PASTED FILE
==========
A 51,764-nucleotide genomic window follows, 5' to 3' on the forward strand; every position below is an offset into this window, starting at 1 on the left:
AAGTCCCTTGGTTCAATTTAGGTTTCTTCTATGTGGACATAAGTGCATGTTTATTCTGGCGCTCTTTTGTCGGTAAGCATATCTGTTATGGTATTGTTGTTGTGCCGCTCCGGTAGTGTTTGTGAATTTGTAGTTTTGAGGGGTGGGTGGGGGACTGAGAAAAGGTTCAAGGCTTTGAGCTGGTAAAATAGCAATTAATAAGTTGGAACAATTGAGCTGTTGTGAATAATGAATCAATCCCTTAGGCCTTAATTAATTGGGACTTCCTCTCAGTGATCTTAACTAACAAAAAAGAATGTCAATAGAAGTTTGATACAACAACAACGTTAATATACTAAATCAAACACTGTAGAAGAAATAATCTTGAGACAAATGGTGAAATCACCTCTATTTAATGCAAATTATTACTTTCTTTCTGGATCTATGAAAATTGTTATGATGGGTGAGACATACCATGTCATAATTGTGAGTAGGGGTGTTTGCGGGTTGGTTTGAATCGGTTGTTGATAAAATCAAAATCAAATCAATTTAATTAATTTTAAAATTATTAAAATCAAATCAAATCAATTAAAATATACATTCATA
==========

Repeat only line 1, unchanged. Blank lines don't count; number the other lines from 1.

A 51,764-nucleotide genomic window follows, 5' to 3' on the forward strand; every position below is an offset into this window, starting at 1 on the left: